Some people move to Kuwait and make their presence known. Others, like Jamie Etheridge, unassumingly wave a magic wand and things are never the same. A couple of months after pursuing a Master’s degree in Middle Eastern Studies in 2004, Etheridge moved to Kuwait to work for Kuwait Times, ending up as a managing editor for the newspaper for eight years. After that, she – in her own words – “floaked” – floated about and slacked around – while living in New Zealand, before eventually returning to Kuwait where she worked at NBK.
She founded Kuwait Moms Guide in 2013 with her husband. Furthermore, Etheridge is a writer (a bazaar regular) and a very talented poet. Last summer, she won the Q8 Books Poetry Competition – though she has yet to publish an anthology. Here, I interview her with complete assurance that you will be swept away with admiration for this lovely lady.
You have a poem titled Fighter Bomber Jacket that was published in Red River Review. Why did you stop there?
I love writing and, after my children, it’s my proudest accomplishment. I love poetry but never saw it as more than a hobby and an emotional outlet. I wrote the poem that won the Q8 Books Poetry Competition for my husband when we first fell in love. The one in Red River Review is about my father at the end of his life. Since it’s so personal, I tend to keep it to myself.
You have been writing since you were 11 years old. What were your childhood themes?
I’m not sure if I can say. I lost all my childhood journals in a fire, so can only guess. Mostly poems about fears, travel and questions of identity, I think. It’s been way too long! In college, I left poetry to focus on journaling and short stories. I still have most of those journals – thankfully – which reflect mostly what I was going through at the time: self-development, uncertainty about the future, trying to figure out life. I am planning to read through them again before my daughters head off to college to remind myself of some of the issues they might face.
How challenging is it to run a magazine?
The biggest challenge is time-management and making sure I keep my eye on the most important thing: my family. We started the magazine as a way to find things to do for our girls, but it’s easy, sometimes, to get so busy with work and forget to make them a top priority. Still, the Kuwait Moms Guide is a lot of work and a lot of fun. I get an enormous amount of support and encouragement from moms here. It makes a huge difference when you’ve worked a 10-hour day and find an email from a mom thanking you for your efforts.
You are the mother of two lovely daughters – Safyre and Sabel. Do you find that your maternal advice changes based on your personal experience?
Absolutely! In fact, it changes all the time based on what I learn from other mothers and my daughters. Lesson number one in parenting is that nobody is perfect – and that parenting is a constant learning curve. Every day my girls teach me something new – about myself, about them, about the world. There are many moms here who share their experiences and are helpful in giving me advice and information.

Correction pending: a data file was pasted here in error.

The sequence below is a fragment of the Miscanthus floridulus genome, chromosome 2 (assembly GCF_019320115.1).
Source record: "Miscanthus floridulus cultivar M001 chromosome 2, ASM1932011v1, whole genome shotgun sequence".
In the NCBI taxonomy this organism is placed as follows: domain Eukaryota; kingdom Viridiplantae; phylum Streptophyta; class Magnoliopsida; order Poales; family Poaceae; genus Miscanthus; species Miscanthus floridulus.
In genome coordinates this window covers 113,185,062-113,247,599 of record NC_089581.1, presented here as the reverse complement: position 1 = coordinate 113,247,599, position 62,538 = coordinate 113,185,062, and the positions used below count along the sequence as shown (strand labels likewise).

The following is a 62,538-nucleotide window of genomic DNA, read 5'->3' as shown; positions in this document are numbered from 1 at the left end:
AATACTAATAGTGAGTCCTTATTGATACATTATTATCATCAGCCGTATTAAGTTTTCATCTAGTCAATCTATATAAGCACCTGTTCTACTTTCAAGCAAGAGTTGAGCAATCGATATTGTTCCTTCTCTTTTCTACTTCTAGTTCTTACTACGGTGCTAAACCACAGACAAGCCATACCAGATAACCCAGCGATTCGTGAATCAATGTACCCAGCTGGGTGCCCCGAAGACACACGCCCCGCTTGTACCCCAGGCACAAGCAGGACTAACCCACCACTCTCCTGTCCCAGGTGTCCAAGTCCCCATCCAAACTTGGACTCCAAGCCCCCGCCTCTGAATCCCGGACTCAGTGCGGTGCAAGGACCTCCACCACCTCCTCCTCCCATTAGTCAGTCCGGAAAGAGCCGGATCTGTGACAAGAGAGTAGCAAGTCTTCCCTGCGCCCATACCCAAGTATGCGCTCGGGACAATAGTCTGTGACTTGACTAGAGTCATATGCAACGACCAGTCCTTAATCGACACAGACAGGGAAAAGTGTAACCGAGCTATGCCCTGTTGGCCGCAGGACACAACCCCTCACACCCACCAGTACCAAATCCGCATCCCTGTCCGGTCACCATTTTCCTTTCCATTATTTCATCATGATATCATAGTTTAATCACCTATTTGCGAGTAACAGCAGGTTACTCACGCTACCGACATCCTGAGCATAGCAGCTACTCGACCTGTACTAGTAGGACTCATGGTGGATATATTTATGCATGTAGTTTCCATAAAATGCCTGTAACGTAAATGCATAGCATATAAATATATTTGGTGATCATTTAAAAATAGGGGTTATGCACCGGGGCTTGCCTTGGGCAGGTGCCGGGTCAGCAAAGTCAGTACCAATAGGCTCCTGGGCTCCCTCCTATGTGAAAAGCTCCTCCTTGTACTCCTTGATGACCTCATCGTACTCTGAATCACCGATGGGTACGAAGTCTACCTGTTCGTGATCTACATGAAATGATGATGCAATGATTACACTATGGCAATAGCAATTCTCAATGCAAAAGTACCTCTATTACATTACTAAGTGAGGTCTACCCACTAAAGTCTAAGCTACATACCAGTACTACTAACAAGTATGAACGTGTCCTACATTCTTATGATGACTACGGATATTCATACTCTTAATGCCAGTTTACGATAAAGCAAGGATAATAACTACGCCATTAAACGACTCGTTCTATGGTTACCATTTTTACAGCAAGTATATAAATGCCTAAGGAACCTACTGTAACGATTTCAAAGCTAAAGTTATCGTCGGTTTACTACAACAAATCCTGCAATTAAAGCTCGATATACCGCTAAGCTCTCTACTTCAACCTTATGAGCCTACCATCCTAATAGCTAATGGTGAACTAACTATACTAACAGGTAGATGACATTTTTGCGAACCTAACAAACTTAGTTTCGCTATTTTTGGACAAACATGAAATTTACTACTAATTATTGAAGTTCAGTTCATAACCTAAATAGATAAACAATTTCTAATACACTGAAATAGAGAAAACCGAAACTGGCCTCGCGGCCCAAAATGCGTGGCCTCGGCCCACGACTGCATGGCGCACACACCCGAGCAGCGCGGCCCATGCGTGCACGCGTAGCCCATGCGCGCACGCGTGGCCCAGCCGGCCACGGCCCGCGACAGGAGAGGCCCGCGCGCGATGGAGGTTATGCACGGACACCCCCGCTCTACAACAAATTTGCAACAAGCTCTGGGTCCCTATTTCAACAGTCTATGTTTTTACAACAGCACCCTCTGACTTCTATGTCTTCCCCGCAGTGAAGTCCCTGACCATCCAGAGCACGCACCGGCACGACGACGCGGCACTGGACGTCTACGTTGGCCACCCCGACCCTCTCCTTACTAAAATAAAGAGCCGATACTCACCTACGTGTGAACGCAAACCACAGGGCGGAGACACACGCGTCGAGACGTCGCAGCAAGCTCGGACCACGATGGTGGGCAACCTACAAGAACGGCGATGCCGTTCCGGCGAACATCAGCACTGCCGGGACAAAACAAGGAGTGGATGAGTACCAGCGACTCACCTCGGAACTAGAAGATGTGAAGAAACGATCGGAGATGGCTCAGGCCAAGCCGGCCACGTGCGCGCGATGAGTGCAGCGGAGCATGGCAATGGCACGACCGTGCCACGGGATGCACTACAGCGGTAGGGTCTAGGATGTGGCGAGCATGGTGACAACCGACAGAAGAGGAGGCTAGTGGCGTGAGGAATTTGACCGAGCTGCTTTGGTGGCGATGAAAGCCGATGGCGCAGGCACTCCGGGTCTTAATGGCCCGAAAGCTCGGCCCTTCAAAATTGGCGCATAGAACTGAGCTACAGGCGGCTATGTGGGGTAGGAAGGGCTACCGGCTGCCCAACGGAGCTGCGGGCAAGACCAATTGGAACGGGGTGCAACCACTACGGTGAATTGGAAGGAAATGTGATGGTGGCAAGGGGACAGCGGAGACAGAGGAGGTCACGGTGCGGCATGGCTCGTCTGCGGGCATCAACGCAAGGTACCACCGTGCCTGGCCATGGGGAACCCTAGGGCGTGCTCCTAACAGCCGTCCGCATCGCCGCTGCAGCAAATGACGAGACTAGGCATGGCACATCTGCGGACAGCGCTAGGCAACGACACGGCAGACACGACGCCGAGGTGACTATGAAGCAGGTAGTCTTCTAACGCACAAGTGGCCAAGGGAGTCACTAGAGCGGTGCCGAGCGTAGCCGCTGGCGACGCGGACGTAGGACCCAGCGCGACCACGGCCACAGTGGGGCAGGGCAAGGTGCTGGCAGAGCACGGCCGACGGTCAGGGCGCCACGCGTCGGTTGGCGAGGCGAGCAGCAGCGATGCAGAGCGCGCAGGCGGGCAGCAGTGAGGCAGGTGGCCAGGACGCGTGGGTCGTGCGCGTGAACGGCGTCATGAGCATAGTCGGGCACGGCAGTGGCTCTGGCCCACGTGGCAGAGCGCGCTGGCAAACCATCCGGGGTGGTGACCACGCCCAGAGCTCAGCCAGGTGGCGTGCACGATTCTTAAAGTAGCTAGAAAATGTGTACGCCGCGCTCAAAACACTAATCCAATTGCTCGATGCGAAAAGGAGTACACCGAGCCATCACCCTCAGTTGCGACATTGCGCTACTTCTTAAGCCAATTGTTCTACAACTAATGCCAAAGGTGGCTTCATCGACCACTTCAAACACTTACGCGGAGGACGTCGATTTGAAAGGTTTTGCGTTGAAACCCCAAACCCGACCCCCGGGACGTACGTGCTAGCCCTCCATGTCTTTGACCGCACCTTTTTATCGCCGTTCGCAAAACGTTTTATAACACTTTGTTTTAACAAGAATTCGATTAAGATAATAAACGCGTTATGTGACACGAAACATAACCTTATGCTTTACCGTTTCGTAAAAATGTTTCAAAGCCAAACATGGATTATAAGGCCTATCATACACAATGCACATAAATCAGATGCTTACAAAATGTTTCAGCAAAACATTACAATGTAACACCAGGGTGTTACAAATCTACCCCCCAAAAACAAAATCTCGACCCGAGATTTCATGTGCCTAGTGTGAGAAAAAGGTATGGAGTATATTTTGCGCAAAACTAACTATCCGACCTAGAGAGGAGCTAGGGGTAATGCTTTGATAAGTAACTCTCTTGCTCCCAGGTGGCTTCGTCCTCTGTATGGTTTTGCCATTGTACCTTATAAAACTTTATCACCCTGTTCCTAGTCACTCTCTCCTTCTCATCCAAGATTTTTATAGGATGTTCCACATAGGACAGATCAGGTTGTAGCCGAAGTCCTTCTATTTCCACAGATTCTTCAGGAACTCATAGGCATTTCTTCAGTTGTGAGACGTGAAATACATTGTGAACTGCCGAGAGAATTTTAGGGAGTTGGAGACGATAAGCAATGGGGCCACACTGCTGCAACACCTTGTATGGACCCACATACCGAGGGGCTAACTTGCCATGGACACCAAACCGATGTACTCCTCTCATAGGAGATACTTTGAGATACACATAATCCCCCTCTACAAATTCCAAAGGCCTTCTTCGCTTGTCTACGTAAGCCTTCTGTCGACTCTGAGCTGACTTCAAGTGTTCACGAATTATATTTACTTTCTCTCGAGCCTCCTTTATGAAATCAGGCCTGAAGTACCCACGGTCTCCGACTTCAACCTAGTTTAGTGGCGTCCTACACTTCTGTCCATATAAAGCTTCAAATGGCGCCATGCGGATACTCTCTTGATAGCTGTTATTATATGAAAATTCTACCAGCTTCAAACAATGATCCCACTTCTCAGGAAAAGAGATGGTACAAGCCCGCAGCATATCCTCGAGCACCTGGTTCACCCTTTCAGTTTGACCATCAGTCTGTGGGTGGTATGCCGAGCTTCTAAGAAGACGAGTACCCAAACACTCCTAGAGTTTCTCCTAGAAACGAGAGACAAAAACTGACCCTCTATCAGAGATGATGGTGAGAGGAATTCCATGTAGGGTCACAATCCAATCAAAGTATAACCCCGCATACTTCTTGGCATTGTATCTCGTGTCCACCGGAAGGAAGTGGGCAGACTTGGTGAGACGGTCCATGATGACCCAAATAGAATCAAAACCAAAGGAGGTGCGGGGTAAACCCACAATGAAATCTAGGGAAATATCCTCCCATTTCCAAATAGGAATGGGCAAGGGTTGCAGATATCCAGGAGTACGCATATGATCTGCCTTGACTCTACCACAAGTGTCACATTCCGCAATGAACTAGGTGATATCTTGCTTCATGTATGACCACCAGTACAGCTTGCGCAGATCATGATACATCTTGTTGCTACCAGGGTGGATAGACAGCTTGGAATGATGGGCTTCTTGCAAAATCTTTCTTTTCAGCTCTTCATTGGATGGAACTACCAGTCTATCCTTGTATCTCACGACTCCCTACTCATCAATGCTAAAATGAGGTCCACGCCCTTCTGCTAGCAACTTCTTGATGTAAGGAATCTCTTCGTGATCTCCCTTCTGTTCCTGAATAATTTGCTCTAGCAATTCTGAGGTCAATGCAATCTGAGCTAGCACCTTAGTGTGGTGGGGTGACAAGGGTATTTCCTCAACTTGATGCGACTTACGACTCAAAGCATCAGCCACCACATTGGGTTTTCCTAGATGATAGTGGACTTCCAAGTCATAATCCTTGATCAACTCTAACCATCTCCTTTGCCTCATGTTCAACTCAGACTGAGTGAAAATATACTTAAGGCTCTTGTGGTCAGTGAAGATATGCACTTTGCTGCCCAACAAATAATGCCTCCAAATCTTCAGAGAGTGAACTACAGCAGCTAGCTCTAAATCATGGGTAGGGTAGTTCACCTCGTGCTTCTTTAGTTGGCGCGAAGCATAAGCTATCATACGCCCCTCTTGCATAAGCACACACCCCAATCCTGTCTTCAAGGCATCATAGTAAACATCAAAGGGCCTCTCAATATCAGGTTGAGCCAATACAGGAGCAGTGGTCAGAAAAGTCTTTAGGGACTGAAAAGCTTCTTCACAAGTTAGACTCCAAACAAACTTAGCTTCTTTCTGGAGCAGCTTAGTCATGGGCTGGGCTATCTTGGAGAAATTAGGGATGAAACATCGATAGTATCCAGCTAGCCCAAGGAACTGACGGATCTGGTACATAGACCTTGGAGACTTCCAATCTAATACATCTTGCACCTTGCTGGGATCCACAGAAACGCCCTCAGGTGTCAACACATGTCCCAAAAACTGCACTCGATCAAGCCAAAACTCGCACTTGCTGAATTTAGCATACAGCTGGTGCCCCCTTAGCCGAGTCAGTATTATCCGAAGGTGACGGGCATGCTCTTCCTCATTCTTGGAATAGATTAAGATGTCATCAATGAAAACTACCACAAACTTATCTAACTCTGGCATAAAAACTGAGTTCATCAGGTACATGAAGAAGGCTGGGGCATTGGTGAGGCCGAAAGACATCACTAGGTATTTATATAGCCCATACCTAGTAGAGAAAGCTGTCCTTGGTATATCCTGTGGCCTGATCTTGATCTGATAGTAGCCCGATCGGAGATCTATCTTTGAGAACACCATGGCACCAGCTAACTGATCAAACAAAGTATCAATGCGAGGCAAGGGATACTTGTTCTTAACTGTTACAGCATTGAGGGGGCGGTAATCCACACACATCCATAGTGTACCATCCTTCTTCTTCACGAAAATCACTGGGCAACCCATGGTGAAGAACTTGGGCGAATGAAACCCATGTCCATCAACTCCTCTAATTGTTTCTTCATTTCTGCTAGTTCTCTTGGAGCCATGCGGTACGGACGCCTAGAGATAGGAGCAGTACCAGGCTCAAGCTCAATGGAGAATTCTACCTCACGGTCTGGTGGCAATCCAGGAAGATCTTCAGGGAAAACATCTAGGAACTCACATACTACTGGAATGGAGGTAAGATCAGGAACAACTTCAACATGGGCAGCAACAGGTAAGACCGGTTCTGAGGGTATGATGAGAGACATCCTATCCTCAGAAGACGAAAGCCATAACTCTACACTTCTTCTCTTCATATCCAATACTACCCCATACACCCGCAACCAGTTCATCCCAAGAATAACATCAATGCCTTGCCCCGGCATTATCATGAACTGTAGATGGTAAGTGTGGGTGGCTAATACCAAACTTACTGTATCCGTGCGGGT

You were involved in The Secret Garden Yarn-Bombing Project. Tell us more!
That was an awesome experience. The aim was to engage the community in a fun, family-friendly way while decorating and beautifying the garden. Mimi Al-Nusif organizes the garden and she convinced us to do it. We invited crafters, crocheters and knitters from all over Kuwait. Many people contributed crocheted and knitted pieces. Tammy Assad led the group and did a lot of the yarn-bombing beforehand. Then, one Saturday, we invited the public to help. We yarn-bombed trees, benches, light-posts and hung bunting and garlands. There was also food, face-painting, henna, play-dough and yummy treats. The local crocheters, Khayt Group, offered workshops for beginners during the event. It was an awesome day.
You have read over 10,000 books and are drawn to literature, mysteries and science fiction. How does this influence your writing?
You cannot write if you do not read. Reading is to writers what water is to fish. To understand the power of language, the fluency and flexibility of the written word, you have to read. I am a natural storyteller and am drawn to stories in both my writing and reading choices. In my writing, I look for the story behind the facts and figures. Data and details are important but only so far as they fit into the larger narrative.
Finally, you seem to have acclimatized well here. We are indebted to you! Do you plan to stay for a long time?
I am indebted to Kuwait. I met my husband here, started my family here, flourished professionally and have a blessed life. One day my children will leave to go to college and after that we will see.